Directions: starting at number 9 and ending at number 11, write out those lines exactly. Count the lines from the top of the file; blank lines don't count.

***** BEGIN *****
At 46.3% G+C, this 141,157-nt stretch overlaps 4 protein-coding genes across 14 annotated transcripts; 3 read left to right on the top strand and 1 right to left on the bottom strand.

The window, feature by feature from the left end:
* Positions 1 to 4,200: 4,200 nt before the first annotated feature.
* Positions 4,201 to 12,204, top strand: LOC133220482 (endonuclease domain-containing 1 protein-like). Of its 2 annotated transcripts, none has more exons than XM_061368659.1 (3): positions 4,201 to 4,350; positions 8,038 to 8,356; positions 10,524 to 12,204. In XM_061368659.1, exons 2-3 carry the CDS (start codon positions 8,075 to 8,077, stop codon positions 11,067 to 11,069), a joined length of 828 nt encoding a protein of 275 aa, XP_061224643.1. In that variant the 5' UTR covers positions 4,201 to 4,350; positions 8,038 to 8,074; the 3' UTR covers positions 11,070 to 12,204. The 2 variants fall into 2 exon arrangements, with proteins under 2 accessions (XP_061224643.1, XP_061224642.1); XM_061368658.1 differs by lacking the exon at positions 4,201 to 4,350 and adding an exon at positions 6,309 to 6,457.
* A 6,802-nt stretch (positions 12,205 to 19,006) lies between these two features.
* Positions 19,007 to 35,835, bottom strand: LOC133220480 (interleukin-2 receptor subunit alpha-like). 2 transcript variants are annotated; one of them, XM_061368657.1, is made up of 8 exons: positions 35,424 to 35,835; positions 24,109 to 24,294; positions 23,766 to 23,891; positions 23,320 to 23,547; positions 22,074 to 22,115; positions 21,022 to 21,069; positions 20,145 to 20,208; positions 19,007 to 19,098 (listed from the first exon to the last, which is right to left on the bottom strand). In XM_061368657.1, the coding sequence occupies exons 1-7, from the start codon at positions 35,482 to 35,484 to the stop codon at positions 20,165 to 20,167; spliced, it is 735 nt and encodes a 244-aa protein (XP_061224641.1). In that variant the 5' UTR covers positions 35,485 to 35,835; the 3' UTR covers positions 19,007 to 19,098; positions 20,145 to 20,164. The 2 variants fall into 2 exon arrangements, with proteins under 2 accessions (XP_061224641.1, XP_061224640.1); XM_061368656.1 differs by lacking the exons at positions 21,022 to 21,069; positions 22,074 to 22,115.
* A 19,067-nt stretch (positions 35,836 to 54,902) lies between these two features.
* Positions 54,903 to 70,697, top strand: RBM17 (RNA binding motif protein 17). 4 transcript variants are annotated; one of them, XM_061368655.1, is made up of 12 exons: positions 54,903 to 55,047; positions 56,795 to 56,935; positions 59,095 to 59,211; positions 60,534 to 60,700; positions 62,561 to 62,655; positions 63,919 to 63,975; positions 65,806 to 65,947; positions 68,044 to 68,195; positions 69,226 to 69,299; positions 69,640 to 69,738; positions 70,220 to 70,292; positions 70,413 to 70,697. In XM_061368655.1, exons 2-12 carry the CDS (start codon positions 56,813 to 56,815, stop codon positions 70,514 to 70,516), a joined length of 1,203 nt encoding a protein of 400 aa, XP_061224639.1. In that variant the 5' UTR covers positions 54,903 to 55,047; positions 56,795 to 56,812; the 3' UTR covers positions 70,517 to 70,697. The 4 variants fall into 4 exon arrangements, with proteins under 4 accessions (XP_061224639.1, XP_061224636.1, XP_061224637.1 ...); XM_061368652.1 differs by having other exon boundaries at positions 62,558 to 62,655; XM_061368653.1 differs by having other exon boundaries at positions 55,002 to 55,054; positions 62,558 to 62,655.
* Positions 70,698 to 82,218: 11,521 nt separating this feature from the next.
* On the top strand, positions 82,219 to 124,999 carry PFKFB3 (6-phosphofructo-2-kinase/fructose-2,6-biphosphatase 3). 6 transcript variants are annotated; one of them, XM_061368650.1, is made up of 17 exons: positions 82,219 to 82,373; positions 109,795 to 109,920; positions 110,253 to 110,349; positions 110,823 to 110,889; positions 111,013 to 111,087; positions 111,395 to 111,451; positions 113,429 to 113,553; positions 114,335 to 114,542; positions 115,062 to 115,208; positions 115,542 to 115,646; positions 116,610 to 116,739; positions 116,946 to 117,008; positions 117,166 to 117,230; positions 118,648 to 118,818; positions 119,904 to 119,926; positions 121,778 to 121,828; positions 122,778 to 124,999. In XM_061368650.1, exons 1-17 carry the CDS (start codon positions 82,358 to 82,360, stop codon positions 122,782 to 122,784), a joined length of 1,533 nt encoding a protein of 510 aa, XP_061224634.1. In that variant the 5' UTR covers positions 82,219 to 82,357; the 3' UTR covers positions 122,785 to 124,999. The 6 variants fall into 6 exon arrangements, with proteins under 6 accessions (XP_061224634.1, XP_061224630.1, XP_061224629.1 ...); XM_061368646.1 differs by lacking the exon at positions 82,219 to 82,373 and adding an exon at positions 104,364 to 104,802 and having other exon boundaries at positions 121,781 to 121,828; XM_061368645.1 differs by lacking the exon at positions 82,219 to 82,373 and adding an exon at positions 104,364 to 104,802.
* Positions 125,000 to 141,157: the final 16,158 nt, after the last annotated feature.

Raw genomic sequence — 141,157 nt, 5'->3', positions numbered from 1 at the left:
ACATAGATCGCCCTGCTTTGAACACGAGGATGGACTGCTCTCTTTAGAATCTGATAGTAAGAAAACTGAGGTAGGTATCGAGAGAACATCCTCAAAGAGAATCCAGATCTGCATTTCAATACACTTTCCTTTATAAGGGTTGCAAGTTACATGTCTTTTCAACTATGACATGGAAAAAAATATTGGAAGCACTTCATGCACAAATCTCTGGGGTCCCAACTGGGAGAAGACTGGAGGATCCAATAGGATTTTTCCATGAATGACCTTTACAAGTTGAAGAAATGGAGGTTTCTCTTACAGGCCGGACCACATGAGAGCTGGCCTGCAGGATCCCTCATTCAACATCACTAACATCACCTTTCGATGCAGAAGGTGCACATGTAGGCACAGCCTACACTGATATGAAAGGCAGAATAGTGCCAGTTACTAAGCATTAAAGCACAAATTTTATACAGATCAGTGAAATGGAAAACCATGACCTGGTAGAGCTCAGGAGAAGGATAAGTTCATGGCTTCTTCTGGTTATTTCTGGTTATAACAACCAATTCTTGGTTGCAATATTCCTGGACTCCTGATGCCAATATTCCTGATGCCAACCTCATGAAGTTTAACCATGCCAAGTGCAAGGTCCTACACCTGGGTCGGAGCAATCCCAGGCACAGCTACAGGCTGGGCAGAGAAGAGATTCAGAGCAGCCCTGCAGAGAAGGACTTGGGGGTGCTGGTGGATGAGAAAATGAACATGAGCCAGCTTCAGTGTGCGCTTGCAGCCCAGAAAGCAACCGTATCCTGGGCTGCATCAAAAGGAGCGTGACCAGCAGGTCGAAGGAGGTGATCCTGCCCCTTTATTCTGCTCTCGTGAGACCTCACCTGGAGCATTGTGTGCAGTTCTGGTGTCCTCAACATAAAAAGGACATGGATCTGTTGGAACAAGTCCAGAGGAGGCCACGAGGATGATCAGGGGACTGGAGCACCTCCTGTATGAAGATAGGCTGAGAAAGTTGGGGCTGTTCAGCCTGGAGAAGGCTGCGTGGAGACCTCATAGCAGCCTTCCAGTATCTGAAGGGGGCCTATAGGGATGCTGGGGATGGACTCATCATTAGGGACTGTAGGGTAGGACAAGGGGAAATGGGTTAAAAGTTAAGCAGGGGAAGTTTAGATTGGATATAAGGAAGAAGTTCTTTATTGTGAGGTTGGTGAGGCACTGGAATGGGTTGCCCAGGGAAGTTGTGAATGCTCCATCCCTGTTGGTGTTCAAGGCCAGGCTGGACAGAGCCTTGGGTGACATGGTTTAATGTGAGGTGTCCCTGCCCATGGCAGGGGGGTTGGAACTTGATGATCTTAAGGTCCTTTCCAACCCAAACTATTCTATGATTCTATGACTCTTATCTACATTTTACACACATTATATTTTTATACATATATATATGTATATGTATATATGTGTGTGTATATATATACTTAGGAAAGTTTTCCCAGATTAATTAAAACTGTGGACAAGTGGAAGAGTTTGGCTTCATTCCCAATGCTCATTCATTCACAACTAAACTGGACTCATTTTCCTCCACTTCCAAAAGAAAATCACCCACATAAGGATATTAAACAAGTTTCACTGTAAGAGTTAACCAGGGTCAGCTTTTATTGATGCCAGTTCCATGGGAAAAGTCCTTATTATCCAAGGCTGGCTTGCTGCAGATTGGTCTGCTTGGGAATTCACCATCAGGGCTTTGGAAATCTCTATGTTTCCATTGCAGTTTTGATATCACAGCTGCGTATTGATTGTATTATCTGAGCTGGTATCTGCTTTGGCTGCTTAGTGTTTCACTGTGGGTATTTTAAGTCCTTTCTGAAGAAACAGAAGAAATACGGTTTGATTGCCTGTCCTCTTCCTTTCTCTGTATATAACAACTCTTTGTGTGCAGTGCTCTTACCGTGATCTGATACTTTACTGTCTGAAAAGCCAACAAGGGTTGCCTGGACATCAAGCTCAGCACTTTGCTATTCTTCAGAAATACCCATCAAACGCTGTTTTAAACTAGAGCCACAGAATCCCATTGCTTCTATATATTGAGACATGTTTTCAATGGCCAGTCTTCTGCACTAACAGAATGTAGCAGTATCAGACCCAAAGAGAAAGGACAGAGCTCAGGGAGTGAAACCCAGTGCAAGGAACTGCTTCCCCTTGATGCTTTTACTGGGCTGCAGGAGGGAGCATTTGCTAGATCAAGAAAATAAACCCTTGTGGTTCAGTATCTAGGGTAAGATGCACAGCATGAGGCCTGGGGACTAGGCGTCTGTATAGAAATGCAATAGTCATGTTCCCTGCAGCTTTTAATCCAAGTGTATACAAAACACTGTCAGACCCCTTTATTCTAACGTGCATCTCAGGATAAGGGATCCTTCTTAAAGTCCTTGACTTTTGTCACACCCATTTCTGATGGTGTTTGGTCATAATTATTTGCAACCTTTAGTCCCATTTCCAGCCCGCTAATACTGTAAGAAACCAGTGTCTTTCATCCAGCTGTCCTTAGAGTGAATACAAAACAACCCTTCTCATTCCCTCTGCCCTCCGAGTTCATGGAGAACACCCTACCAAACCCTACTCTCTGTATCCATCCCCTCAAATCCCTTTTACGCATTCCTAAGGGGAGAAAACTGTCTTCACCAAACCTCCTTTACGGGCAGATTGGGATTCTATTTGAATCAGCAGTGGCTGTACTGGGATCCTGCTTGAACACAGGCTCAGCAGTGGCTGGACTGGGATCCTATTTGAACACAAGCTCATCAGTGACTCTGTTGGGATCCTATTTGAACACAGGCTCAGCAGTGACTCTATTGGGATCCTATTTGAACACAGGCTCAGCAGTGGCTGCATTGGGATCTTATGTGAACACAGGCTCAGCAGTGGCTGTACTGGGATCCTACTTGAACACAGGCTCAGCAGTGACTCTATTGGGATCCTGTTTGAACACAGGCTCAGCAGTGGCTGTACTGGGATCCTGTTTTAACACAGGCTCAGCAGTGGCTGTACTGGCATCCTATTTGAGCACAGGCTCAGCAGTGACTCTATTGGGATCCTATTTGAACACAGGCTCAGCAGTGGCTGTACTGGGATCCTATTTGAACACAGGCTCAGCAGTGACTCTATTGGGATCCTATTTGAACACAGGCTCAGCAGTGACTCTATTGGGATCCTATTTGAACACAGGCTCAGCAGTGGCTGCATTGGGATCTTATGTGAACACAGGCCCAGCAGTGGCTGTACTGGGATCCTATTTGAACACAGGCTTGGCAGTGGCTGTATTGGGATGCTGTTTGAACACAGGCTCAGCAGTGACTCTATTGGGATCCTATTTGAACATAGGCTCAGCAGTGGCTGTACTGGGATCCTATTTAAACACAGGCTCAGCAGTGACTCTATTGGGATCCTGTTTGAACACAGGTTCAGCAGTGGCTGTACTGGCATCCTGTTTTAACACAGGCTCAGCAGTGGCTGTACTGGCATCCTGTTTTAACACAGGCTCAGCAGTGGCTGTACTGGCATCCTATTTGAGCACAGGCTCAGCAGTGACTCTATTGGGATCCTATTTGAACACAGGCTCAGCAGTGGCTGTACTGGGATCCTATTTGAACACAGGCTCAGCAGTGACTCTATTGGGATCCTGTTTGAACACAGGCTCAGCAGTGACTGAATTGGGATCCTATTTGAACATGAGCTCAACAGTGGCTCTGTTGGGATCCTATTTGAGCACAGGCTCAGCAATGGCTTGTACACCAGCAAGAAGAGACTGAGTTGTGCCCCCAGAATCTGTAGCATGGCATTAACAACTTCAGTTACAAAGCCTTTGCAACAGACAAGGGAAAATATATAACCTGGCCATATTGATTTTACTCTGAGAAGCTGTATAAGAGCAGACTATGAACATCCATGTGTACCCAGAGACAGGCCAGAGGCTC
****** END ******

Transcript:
* Positions 70,698 to 82,218: 11,521 nt separating this feature from the next.
* On the top strand, positions 82,219 to 124,999 carry PFKFB3 (6-phosphofructo-2-kinase/fructose-2,6-biphosphatase 3). 6 transcript variants are annotated; one of them, XM_061368650.1, is made up of 17 exons: positions 82,219 to 82,373; positions 109,795 to 109,920; positions 110,253 to 110,349; positions 110,823 to 110,889; positions 111,013 to 111,087; positions 111,395 to 111,451; positions 113,429 to 113,553; positions 114,335 to 114,542; positions 115,062 to 115,208; positions 115,542 to 115,646; positions 116,610 to 116,739; positions 116,946 to 117,008; positions 117,166 to 117,230; positions 118,648 to 118,818; positions 119,904 to 119,926; positions 121,778 to 121,828; positions 122,778 to 124,999. In XM_061368650.1, exons 1-17 carry the CDS (start codon positions 82,358 to 82,360, stop codon positions 122,782 to 122,784), a joined length of 1,533 nt encoding a protein of 510 aa, XP_061224634.1. In that variant the 5' UTR covers positions 82,219 to 82,357; the 3' UTR covers positions 122,785 to 124,999. The 6 variants fall into 6 exon arrangements, with proteins under 6 accessions (XP_061224634.1, XP_061224630.1, XP_061224629.1 ...); XM_061368646.1 differs by lacking the exon at positions 82,219 to 82,373 and adding an exon at positions 104,364 to 104,802 and having other exon boundaries at positions 121,781 to 121,828; XM_061368645.1 differs by lacking the exon at positions 82,219 to 82,373 and adding an exon at positions 104,364 to 104,802.
* Positions 125,000 to 141,157: the final 16,158 nt, after the last annotated feature.